Foreship affirmed that draught surveys using drones have improved the accuracy of readings as well as the speed and safety of the survey process.
“The traditional way of taking draught readings is time-consuming, and there are always some risks when launching a manned boat from a vessel, such that it is best avoided when not absolutely necessary. Then there is the question of accuracy: it can be difficult for a surveyor to take precise measurements in waves, while the ship operator’s interest is for the process to be completed in as short a time as possible, for example,” explained Markus Aarnio, chief naval architect of Foreship.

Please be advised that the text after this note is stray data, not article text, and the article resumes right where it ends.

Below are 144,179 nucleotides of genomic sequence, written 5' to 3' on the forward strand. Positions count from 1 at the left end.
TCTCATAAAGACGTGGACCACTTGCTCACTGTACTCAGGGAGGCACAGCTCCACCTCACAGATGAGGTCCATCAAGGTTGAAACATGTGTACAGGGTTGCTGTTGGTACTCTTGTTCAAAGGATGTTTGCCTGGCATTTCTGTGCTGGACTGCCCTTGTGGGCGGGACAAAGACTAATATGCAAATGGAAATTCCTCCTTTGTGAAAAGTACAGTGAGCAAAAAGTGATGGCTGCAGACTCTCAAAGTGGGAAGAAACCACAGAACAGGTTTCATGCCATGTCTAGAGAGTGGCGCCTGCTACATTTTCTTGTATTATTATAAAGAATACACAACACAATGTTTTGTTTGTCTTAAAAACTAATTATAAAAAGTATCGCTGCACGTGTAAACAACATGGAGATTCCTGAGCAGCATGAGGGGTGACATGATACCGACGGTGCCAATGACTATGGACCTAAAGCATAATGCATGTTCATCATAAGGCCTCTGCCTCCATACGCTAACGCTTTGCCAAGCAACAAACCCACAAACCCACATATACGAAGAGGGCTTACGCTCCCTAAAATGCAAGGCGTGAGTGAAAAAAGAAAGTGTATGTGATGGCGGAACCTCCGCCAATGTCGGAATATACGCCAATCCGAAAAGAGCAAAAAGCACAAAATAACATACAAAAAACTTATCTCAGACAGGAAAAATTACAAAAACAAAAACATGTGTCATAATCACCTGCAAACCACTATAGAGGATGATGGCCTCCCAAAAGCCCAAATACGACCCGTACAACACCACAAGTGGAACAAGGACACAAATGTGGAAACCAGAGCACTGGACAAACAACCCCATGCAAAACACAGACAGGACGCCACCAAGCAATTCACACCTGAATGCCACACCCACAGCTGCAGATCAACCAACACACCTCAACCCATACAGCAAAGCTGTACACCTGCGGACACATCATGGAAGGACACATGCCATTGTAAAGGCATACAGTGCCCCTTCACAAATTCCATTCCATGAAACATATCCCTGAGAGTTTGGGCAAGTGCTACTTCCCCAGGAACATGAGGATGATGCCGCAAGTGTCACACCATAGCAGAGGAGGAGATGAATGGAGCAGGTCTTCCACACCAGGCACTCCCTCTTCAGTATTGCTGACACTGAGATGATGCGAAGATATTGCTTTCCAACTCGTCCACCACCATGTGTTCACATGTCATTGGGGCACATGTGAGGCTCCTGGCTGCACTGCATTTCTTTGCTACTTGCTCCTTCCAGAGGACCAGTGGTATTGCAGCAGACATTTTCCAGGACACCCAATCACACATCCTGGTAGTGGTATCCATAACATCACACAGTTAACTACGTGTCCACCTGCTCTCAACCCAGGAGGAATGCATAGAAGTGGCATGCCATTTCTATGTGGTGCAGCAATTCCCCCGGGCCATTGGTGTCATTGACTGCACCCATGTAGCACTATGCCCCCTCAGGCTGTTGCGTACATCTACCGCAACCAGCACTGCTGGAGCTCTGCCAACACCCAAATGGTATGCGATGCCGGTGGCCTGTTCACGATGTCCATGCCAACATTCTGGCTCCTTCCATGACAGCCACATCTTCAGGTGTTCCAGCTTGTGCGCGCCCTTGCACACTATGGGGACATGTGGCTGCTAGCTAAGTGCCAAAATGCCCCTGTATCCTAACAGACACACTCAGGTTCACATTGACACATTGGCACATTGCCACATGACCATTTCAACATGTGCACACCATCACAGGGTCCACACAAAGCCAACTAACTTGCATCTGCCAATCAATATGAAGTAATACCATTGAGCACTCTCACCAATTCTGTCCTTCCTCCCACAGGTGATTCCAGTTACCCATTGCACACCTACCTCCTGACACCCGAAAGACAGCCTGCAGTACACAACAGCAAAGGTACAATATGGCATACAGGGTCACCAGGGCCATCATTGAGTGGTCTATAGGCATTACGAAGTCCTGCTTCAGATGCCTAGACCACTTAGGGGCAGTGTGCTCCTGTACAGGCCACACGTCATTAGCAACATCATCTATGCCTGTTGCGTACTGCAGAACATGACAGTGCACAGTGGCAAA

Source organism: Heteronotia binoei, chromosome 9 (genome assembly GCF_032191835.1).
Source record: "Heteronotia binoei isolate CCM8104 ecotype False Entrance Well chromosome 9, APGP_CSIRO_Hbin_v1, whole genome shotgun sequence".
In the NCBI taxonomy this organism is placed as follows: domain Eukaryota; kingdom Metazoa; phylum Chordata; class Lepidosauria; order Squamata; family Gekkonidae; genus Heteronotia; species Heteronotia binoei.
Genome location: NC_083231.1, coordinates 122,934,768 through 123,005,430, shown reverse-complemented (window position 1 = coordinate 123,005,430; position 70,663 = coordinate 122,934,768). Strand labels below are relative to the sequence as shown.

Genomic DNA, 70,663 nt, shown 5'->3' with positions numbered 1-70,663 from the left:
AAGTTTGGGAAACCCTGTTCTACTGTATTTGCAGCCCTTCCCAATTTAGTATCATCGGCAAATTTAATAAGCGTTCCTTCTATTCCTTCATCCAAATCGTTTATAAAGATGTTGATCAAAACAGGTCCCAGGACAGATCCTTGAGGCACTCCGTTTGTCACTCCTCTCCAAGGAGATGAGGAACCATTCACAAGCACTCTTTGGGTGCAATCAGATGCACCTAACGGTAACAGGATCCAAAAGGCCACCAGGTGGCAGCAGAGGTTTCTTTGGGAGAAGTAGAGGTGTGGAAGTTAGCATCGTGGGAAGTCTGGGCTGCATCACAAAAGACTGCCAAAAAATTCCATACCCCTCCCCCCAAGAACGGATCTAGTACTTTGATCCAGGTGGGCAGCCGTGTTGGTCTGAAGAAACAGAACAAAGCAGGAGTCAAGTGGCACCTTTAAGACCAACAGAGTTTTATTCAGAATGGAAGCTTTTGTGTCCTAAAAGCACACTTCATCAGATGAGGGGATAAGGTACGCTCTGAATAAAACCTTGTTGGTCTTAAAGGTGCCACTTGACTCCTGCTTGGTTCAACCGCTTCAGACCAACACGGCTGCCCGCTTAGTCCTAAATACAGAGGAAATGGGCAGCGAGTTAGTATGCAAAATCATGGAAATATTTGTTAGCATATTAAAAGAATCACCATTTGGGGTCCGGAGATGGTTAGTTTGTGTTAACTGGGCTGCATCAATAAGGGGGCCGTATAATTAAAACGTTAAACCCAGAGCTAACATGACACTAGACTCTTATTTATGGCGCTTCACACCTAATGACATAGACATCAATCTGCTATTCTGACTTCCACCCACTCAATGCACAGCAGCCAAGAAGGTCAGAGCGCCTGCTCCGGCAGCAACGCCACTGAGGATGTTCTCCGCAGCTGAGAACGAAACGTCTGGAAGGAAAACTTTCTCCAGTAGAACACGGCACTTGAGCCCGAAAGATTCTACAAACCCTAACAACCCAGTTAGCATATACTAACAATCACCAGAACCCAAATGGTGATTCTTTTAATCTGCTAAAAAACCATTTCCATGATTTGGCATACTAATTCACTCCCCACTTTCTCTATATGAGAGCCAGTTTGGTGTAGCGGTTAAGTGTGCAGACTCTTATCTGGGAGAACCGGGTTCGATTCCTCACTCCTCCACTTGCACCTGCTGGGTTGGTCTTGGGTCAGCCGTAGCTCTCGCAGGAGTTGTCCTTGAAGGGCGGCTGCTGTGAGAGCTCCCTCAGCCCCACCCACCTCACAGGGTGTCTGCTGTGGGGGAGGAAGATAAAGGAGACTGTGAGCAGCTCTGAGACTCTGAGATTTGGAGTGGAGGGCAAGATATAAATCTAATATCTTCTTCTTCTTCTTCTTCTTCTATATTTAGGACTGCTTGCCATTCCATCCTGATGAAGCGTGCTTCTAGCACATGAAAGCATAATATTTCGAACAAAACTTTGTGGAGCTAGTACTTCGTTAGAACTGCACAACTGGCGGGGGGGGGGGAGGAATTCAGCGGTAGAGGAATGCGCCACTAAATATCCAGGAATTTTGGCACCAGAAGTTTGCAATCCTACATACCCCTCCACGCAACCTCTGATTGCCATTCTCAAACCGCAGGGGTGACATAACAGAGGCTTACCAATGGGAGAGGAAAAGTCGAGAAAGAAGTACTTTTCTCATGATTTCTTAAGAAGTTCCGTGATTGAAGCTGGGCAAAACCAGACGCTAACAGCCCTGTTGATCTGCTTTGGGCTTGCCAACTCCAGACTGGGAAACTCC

“Drones are fast and highly manoeuvrable and can be controlled from a remote location. This eliminates the need for a survey boat, saving time and improving safety. The technology also allows greater accuracy, because even in choppy waters, the video footage captured by the drone allows us to determine the draught reading correctly,” Aarnio said.
He added that the procedure can be carried out at any port or shipyard where permission to operate drones can be obtained, and early discussions with classification societies suggested that receiving class approval will not be an issue.
“Our application of drones in performing draught surveys represents a new and highly focused way of applying digital technology to provide better accuracy in surveys,” Aarnio said.